• low socio-economic status
  • history of abuse
  • family violence exposure
  • chronic illness
  • higher weight
  • disability
  • learning disability
  • behavioural issues
  • diverse gender or sexuality (LGBTIQ+)
  • mental health difficulties; and
  • cultural and linguistic diversity (if within a largely non-CALD classroom).

Source: McClowry et al., 2017

Indicators

As mentioned, up to 30% of Australian children are likely to be experiencing bullying at any given time. This means many of the children and young people attending health and wellbeing services could be experiencing bullying without the service provider being aware. Some of these children may show symptoms that suggest bullying involvement. Being familiar with common indicators can help you to identify potential childhood bullying experiences.

Each of the indicators below are correlated to bullying involvement; however, they can also be associated with other issues, such as mood disorders (depression and anxiety), health concerns, abuse, trauma, family violence and problem behaviours. They can also be indicators of social difficulties more generally, such as conflict with friends, break ups in romantic relationships and arguments with teachers.

Indicators of bullying involvement

  • Absences from school and school refusal
  • Unexplained changes to routines, such as wanting to get to school a different way
  • Mood changes before and/or after school, such as anxiety or tearfulness
  • Dislike of school and other children
  • Unexplained injuries, including minor scratches or bruises
  • Belongings going missing or being damaged
  • Difficulty getting to sleep
  • Unwillingness to discuss school experiences
  • Somatic symptoms, such as stomach aches and headaches
  • Changes to friendship groups, including withdrawing from social activities
  • Self-harm
  • Suicidal ideation
  • Behavioural issues
  • Depression
  • Anxiety

(Sources: Bonanno et al., 2010; Carr-Gregg et al., 2011)

When children or young people present with any of the above indicators, you should follow up with questions to learn more about the nature of the issue and determine any exposure to bullying.

Exploring bullying in social context

Bullying is best understood as a particular type of problem in a child’s social world. It is not the only social problem that can occur – other examples include peer aggression, social isolation and risk-taking.

While bullying represents a vulnerability in the social context of a child, other aspects can be strengths. Strong relationships with family and friends can protect children by reducing risk factors for experiencing bullying and lessening the impact of bullying when it does occur. It also decreases the likelihood of children engaging in bullying behaviour (Bollmer et al., 2005). Traditional responses to bullying often overlook the importance of the protective effect of friendship.

To truly understand the role of bullying in a child’s social experience consider the following questions:

  • How strong are the child’s connections to their family and community?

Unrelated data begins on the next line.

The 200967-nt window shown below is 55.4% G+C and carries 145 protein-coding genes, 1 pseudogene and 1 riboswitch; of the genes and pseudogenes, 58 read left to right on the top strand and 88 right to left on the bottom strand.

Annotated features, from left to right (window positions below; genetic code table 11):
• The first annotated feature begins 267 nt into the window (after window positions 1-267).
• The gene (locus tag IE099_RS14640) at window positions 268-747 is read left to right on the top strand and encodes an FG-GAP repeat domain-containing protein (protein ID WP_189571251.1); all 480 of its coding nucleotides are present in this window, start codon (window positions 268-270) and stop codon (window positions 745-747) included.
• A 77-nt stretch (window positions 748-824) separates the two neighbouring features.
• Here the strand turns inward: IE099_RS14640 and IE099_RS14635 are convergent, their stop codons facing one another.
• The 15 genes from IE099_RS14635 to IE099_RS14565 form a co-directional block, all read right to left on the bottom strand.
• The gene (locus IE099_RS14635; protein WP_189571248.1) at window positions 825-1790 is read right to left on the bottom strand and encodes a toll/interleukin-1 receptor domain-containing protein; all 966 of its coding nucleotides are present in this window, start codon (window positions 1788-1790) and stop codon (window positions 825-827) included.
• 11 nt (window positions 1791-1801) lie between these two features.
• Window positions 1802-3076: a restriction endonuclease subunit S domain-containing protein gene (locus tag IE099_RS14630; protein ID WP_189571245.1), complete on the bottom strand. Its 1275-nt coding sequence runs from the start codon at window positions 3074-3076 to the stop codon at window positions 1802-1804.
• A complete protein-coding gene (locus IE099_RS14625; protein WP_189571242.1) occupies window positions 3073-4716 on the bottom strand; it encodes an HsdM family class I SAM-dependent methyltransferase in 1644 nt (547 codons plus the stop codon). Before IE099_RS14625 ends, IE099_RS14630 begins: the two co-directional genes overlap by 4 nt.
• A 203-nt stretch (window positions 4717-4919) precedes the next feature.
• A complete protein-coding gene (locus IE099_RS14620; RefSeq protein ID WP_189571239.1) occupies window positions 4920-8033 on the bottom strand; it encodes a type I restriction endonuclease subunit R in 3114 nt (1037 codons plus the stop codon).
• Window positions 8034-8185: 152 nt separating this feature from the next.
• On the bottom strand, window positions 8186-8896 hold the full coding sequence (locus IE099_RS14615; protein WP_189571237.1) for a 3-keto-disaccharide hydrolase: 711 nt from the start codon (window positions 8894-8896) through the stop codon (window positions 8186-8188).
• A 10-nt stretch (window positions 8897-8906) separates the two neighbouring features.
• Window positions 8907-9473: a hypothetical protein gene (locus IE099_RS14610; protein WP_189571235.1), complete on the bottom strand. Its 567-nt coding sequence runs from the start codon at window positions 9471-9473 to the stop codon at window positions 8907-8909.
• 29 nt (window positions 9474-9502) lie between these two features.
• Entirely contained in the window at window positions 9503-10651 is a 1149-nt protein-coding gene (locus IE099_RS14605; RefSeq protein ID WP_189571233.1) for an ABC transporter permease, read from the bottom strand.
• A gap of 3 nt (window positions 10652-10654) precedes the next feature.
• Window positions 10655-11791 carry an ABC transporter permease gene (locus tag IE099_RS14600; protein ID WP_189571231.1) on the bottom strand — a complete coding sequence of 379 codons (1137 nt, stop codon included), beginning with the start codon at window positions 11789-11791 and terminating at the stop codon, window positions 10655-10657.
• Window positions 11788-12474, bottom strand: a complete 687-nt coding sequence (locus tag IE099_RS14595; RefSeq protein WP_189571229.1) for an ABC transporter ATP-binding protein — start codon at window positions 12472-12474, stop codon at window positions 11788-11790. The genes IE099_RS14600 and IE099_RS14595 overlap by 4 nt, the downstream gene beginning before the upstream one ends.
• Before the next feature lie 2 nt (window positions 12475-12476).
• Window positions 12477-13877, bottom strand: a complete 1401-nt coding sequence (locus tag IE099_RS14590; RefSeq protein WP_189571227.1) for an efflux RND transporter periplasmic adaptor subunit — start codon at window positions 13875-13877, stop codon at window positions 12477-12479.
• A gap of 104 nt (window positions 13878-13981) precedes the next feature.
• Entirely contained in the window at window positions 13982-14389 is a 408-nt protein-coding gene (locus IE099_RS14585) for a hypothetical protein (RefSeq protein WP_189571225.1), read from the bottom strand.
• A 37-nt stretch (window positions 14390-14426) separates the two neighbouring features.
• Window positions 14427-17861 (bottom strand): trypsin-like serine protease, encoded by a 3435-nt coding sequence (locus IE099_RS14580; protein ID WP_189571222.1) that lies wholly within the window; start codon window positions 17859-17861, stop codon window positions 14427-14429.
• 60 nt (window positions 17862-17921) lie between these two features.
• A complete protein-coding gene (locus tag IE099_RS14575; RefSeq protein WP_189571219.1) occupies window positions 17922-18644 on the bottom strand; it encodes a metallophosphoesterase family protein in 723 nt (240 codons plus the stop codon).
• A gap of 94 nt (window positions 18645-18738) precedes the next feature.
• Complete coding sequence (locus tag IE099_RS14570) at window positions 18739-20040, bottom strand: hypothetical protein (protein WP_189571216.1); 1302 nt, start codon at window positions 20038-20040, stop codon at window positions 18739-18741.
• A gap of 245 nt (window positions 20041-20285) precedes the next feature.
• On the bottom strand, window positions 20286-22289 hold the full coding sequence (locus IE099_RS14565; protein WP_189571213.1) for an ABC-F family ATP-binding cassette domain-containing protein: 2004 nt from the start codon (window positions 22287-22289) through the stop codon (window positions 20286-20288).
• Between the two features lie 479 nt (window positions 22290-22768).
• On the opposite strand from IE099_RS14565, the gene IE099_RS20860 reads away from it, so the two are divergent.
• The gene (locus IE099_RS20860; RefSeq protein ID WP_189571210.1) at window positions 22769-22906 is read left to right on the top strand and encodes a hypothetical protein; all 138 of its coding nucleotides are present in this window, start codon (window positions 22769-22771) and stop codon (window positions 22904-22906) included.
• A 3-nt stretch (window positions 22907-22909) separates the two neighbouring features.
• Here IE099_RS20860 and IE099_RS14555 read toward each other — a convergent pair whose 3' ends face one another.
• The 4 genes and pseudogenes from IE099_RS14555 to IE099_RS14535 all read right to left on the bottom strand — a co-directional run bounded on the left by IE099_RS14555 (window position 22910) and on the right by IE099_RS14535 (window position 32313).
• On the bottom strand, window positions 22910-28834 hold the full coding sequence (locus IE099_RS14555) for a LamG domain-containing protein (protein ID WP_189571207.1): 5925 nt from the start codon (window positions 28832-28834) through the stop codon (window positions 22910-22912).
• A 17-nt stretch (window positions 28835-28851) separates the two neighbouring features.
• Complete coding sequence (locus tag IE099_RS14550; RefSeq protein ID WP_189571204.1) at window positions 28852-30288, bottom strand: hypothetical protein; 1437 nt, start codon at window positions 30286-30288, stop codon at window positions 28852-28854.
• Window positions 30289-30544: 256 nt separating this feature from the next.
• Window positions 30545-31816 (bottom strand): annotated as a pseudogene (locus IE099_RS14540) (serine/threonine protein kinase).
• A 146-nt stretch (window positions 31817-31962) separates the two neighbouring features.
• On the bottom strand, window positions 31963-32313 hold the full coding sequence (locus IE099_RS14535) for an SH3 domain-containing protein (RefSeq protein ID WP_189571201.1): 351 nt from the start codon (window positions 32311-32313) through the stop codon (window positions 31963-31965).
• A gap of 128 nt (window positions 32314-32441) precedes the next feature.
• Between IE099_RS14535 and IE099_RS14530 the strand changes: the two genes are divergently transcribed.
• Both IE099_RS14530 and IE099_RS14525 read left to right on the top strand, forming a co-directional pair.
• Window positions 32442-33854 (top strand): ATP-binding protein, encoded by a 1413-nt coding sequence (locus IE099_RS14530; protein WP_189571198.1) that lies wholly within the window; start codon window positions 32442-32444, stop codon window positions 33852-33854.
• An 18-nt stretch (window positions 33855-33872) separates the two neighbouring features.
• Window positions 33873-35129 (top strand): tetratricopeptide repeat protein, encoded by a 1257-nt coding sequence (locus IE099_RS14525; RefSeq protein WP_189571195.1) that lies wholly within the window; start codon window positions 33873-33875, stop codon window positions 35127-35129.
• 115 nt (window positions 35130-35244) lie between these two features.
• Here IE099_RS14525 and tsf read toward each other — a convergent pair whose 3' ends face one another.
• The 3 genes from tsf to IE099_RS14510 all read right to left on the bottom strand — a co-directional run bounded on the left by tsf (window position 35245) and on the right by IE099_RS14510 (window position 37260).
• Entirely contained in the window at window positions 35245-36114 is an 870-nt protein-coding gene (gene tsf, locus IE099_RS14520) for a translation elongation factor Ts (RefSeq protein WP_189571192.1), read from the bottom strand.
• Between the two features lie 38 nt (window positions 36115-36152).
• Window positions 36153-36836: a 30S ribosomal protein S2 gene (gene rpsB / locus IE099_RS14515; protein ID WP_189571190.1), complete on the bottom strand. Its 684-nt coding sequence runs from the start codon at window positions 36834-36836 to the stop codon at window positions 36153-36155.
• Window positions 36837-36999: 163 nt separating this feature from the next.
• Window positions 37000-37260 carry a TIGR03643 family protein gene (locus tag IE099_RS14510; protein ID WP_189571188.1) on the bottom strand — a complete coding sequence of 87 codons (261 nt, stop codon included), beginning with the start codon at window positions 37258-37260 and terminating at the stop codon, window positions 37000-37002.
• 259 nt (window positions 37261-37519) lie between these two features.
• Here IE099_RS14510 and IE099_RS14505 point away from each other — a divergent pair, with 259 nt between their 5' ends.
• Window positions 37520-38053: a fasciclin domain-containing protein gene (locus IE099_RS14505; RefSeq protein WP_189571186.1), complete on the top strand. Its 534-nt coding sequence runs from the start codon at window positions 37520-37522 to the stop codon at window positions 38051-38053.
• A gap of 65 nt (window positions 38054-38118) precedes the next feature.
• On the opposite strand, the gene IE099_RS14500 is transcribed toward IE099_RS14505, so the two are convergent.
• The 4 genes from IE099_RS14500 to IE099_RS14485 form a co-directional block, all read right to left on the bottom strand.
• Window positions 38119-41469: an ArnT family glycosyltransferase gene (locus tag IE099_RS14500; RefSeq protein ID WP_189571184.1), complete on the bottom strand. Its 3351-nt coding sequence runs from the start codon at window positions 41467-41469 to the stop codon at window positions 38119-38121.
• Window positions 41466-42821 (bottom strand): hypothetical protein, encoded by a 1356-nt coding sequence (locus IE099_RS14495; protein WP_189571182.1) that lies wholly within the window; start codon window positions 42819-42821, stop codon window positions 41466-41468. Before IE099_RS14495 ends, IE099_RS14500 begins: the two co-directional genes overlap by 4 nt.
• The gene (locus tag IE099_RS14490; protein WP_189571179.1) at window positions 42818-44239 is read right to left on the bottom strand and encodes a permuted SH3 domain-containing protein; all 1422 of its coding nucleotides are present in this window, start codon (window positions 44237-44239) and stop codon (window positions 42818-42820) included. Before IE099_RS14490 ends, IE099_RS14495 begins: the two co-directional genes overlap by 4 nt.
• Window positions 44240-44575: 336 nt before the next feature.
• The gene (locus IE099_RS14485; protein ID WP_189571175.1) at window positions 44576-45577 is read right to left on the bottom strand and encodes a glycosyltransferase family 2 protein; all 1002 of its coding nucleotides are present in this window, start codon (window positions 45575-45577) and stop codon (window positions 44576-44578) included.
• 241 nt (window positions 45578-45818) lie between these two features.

• How many friends do they have?
  • What is the quality of their friendships?
  • What social challenges are they facing?
  • Are they ‘socially hopeful’?

The term ‘socially hopeful’ refers to whether a child believes they are likely to have positive experiences with others, or not. Some researchers suggest this is the ultimate indicator of impact on a child’s mental health – children who remain socially hopeful are likely to cope well with the impacts of bullying and other problems, whereas those who are unhopeful are likely to suffer poor outcomes (Bonanno et al., 2010). Bullying involvement impacts a child’s wellbeing by eroding their sense of being socially hopeful.

Raising the topic in conversation

To get an accurate picture of a child’s social experiences, and to maintain rapport, it is important to carefully consider how to raise the topic of bullying (and other social challenges). The best approach will depend on the context surrounding your engagement with the child, and the child or young person’s understanding of why they’re talking with you.

Depending on the time you have available for building rapport and exploring social experiences of children it may be necessary to book multiple appointments, or a longer appointment to address the topic of bullying adequately.

Remember that most children report they are unlikely to bring up concerns about bullying spontaneously, so it is important to remain curious and look for ways to explore these experiences in conversation.

Note also that social norms against acknowledging bullying involvement may affect what a child is prepared to tell you. Children who are targets of bullying behaviour may feel that it suggests they’re weak or inferior to other children. This can be unintentionally reinforced by parents, carers or well-meaning professionals who may encourage children to be assertive, or ‘stick up for themselves’. Depending on the child and the messages they have received, this means they may deny simple approaches such as asking, ‘are you being bullied?’, without some lead-in or follow-up discussion.

There are two main approaches to consider:

  • Showing general interest in the child’s wellbeing.
  • Drawing connections between identified challenges and bullying.

These methods are described following.